Please excuse the night photos.  I didn't have my new flash yet, and I was a rookie at taking night photos.   

Monday, December 3, 2012

Positively Frosty Kisses Part Three

Jack Frost positively painted his frosty kisses on everything metal too!

He found his way into the garden.

Flower pots showed evidence of his passion to sprinkle his magic.

Nails in old fence posts could not escape his affections.

On the top, on the bottom,on the sides, all surfaces frosted by Jack.

The old wooden wagons were not exempt from his mischievous behavior.

Oh, Jack, you sure do leave positively frosty kisses!

The images and story are soul property
Renee Dowling.

Should you wish to purchase or use them in any way,
please contact her

Sunday, December 2, 2012

Positively Frosty Kisses Part Two

Jack Frost did more than dust the many circles on our acreage with frost, he also kissed the Cottonwood leaves and the pine trees.  Spirals and curves continue to be his specialty.

How beautiful Jack Frost's kisses are!

The photographs are soul property of Renee Dowling.
Contact her at
to use or purchase them.

Saturday, December 1, 2012

Positively Frosty Kisses Part One

Nest Circle
Have you ever been kissed by a cloud?  I  have.  One foggy winter morning we walked on the docks at Elkwater Lake.  The fog was so low and thick, that we could feel little ice crystals kissing our cheeks.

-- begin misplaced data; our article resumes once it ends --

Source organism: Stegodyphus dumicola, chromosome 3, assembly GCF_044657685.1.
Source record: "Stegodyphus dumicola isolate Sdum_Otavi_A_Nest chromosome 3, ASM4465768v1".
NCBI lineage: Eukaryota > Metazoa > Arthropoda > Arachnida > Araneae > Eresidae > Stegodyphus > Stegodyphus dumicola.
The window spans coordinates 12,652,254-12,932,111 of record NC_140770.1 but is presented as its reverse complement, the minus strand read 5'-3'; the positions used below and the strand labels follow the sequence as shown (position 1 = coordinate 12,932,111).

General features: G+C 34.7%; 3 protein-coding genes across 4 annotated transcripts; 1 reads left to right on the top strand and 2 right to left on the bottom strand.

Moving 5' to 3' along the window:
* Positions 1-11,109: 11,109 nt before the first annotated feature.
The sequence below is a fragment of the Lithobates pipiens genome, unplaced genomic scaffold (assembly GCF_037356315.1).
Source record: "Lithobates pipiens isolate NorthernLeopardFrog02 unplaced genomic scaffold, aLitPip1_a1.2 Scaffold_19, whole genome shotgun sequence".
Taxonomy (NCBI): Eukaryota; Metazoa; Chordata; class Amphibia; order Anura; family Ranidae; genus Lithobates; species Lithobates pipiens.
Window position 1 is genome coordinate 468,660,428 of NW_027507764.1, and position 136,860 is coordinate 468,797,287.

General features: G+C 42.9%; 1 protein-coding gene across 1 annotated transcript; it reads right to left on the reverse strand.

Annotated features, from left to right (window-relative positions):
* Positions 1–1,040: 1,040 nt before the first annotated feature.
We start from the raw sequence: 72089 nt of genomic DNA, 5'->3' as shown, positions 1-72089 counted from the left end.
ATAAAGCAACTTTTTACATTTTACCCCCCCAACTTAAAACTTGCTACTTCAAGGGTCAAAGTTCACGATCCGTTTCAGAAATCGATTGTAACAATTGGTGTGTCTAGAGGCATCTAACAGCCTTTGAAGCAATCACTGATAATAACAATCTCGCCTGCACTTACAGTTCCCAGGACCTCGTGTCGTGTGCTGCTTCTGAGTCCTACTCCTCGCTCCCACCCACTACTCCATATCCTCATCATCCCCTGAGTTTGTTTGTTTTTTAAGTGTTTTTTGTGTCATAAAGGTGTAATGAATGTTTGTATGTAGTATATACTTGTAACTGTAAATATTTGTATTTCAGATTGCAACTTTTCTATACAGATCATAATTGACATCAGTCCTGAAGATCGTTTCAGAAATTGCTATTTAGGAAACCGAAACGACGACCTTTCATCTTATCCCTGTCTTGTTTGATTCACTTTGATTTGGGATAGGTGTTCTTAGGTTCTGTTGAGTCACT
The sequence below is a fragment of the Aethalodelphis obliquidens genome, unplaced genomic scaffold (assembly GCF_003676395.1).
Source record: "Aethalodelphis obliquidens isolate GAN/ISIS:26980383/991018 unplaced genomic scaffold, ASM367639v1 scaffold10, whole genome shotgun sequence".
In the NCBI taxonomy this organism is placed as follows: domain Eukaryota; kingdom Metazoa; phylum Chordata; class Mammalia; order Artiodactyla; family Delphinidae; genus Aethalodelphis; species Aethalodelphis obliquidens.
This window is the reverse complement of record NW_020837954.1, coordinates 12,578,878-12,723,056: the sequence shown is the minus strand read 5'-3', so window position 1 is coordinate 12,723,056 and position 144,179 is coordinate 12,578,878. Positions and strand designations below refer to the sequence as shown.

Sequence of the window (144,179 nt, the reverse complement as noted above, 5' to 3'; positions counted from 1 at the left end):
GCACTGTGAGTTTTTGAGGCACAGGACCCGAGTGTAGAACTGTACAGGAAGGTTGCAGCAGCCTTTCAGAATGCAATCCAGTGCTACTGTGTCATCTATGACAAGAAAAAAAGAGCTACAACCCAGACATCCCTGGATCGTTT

Last night I was kissed once again on the cheeks by a gentle misty fog.  

Jack Frost accompanied me on a walk with my dog Lucky.  I was wondering what Jack was up to, as he dashed and darted between the willows and the poplars, the spruce and pine trees.   

While painting early this morning, I gazed out my north window and the scene lured me to get dressed and venture outside into the winter wonderland.  Jack Frost had stayed up throughout the night painting our prairie with sparkly ice diamonds.  Meandering through my yard, I caught glimpse of many positively frosty circles that had also been kissed by the magic of Jack!

To my surprise, I discovered a nest hanging in our bushes like a Christmas wreath.

A Christmas Wreath

The bolts, nails and chains on our corral fences were really showcased by dear old Jack. 

The summer insects' artistry magically appeared on the weathered grey fence canvases.

Everywhere I turned, another circle appeared.

The light shown shyly through the newly revealed circles of time.

Colours long since gone unnoticed, unveiled their hues.

December first was positively kissed by Jack Frost. 

The photographs  and story are soul property
of Renee Dowling.
If you wish to use them in anyway,
please contact her